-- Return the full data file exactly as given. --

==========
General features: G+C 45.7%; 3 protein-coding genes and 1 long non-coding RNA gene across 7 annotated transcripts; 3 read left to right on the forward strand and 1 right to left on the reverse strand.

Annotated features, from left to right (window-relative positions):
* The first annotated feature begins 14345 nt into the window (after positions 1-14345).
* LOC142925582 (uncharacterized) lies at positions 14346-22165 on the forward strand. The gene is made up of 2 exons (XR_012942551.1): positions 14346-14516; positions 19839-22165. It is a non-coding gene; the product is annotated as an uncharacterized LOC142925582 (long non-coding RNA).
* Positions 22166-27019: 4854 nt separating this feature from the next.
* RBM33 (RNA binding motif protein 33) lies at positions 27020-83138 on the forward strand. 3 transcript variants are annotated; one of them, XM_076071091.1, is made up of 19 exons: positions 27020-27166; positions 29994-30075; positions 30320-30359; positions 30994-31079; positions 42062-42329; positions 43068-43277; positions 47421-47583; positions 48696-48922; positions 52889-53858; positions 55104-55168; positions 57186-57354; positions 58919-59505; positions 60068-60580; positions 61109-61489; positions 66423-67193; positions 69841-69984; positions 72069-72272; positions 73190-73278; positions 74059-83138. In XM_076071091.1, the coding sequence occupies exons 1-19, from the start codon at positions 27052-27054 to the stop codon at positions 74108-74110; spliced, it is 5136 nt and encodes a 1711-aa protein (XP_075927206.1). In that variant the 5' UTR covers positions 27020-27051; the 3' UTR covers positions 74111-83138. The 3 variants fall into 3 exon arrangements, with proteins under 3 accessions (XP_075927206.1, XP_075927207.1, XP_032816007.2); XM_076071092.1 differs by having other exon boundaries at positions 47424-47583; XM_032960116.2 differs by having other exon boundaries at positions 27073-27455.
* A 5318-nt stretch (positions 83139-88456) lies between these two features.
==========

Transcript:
General features: G+C 45.7%; 3 protein-coding genes and 1 long non-coding RNA gene across 7 annotated transcripts; 3 read left to right on the forward strand and 1 right to left on the reverse strand.

Annotated features, from left to right (window-relative positions):
* The first annotated feature begins 14345 nt into the window (after positions 1-14345).
* LOC142925582 (uncharacterized) lies at positions 14346-22165 on the forward strand. The gene is made up of 2 exons (XR_012942551.1): positions 14346-14516; positions 19839-22165. It is a non-coding gene; the product is annotated as an uncharacterized LOC142925582 (long non-coding RNA).
* Positions 22166-27019: 4854 nt separating this feature from the next.
* RBM33 (RNA binding motif protein 33) lies at positions 27020-83138 on the forward strand. 3 transcript variants are annotated; one of them, XM_076071091.1, is made up of 19 exons: positions 27020-27166; positions 29994-30075; positions 30320-30359; positions 30994-31079; positions 42062-42329; positions 43068-43277; positions 47421-47583; positions 48696-48922; positions 52889-53858; positions 55104-55168; positions 57186-57354; positions 58919-59505; positions 60068-60580; positions 61109-61489; positions 66423-67193; positions 69841-69984; positions 72069-72272; positions 73190-73278; positions 74059-83138. In XM_076071091.1, the coding sequence occupies exons 1-19, from the start codon at positions 27052-27054 to the stop codon at positions 74108-74110; spliced, it is 5136 nt and encodes a 1711-aa protein (XP_075927206.1). In that variant the 5' UTR covers positions 27020-27051; the 3' UTR covers positions 74111-83138. The 3 variants fall into 3 exon arrangements, with proteins under 3 accessions (XP_075927206.1, XP_075927207.1, XP_032816007.2); XM_076071092.1 differs by having other exon boundaries at positions 47424-47583; XM_032960116.2 differs by having other exon boundaries at positions 27073-27455.
* A 5318-nt stretch (positions 83139-88456) lies between these two features.